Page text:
Evaluation of Cognitive-Behavioral Therapy for Drinking. Outcome of Japanese Alcoholic Patients.

New Study (1)Abstract

This study examined the efficacy of a group-based cognitive-behavioral treatment (CBT) for Japanese alcoholic outpatients. Participants (N = 169) were assigned either to a CBT-based relapse prevention group or a TAU (treatment as usual) group. The CBT group received 12-session CBT treatment with a structured treatment workbook once a week. The TAU group received usual daycare treatment including 12-step meeting, vocational training and leisure activities. Participants in the CBT group demonstrated a significantly low relapse rate at the end of treatment. Moreover, coping skills of the CBT group participants were significantly improved than those of the TAU group at the 6-month follow-up period. However, at the 6-month follow-up, the difference in relapse rates diminished. The effectiveness of CBT for alcoholics was well documented in Western countries but few studies were conducted outside of the West. The results provide support for the use of CBT for Japanese alcoholics.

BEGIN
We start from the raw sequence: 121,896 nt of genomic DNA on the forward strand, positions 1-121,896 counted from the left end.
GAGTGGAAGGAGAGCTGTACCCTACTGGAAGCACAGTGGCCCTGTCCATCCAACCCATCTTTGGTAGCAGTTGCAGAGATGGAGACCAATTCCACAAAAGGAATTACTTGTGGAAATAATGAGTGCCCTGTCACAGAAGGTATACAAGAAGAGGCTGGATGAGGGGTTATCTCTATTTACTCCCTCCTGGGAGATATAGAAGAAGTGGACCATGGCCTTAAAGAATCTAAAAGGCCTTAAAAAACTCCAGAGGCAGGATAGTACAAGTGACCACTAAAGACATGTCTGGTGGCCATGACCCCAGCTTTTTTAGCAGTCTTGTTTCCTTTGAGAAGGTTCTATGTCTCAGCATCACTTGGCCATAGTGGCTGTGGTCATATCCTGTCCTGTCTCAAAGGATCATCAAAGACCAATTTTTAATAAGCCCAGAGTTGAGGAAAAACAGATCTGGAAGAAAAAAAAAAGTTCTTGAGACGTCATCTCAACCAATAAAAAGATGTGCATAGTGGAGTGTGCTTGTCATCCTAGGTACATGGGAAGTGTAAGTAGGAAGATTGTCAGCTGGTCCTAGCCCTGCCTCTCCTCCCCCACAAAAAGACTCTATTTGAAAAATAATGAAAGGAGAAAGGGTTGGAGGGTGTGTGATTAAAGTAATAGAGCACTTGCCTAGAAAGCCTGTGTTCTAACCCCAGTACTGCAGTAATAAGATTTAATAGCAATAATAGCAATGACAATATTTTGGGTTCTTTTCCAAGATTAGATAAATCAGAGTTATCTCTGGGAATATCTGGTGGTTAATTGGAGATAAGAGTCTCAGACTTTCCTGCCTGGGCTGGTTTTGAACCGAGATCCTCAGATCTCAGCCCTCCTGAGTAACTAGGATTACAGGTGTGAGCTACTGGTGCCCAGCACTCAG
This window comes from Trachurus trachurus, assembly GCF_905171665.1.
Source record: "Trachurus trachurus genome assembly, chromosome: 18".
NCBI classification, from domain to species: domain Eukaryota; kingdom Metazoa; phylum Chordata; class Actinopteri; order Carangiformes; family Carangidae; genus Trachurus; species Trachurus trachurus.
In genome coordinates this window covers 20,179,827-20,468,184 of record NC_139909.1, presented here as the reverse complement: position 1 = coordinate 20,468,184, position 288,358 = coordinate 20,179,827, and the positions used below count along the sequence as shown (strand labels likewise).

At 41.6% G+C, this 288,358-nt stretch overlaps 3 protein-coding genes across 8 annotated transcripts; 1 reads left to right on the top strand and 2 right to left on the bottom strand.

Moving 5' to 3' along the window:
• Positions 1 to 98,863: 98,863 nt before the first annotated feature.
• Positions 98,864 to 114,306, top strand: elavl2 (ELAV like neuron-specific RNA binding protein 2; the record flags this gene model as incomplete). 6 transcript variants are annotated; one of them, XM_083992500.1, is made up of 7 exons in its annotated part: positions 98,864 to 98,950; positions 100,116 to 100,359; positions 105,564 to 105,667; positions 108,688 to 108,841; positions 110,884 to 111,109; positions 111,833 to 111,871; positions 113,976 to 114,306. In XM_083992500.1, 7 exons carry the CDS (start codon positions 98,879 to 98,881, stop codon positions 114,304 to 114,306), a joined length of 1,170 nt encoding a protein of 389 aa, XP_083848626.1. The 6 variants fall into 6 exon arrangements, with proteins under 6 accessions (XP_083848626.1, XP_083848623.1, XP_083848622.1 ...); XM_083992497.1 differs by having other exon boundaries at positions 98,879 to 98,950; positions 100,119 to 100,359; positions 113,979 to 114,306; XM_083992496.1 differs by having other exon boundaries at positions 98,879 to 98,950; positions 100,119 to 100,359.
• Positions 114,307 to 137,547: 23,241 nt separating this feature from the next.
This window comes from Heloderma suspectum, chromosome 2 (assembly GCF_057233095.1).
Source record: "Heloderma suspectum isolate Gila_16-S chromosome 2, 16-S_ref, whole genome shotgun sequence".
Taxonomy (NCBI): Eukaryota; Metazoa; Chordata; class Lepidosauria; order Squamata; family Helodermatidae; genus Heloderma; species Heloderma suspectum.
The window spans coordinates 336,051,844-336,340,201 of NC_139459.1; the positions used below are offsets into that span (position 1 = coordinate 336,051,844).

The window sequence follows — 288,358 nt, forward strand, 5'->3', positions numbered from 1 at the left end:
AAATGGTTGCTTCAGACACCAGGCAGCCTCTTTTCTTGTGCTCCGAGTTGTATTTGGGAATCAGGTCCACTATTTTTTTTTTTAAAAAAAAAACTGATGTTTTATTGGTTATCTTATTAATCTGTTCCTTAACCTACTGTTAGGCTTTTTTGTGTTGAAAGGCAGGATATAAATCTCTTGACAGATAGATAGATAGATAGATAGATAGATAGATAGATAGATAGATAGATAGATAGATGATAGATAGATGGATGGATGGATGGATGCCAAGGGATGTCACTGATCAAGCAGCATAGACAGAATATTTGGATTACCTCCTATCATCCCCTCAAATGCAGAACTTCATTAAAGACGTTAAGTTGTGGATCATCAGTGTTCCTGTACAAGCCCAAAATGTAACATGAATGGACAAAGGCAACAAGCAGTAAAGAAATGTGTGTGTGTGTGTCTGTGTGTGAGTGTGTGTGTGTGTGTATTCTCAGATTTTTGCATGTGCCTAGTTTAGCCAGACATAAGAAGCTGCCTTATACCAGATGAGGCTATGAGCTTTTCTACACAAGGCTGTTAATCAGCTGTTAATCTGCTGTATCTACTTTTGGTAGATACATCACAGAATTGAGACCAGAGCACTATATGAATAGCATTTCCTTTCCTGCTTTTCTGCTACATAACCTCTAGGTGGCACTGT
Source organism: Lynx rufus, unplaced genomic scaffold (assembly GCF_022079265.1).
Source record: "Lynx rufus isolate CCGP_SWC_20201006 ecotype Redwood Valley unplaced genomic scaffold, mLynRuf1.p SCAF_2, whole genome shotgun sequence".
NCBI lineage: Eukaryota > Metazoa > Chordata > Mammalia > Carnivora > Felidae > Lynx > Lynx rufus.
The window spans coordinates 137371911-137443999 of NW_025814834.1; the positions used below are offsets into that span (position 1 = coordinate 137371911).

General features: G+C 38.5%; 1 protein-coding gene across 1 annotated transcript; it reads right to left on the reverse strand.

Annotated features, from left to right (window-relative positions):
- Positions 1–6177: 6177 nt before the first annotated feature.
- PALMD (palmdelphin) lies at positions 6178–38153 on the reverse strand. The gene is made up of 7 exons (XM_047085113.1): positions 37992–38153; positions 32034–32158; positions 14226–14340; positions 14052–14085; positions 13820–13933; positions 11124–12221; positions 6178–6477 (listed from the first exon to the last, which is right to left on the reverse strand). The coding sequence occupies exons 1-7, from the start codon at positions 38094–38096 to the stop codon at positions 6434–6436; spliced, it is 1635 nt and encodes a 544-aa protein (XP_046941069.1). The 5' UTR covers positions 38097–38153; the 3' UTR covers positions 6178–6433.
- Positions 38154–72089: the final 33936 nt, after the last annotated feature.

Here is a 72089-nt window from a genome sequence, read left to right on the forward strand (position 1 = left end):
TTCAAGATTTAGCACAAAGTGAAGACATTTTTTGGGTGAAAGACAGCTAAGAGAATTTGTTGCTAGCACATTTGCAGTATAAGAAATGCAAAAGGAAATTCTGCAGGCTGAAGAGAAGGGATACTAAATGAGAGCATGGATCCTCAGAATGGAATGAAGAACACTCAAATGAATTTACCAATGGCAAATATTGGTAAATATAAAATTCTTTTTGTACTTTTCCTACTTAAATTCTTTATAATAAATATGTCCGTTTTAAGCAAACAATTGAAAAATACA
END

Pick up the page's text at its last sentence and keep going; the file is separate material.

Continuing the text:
Harada, T., Yamamura, K., Koshiba, A., Ohishi, H., & Ohishi, M. (2014). Evaluation of

cognitive-behavioral therapy for drinking.  Outcome of Japanese alcoholic patients.

Nihon Arukoru Yakubutsu Igakkai Zasshi. 49(5), 249-258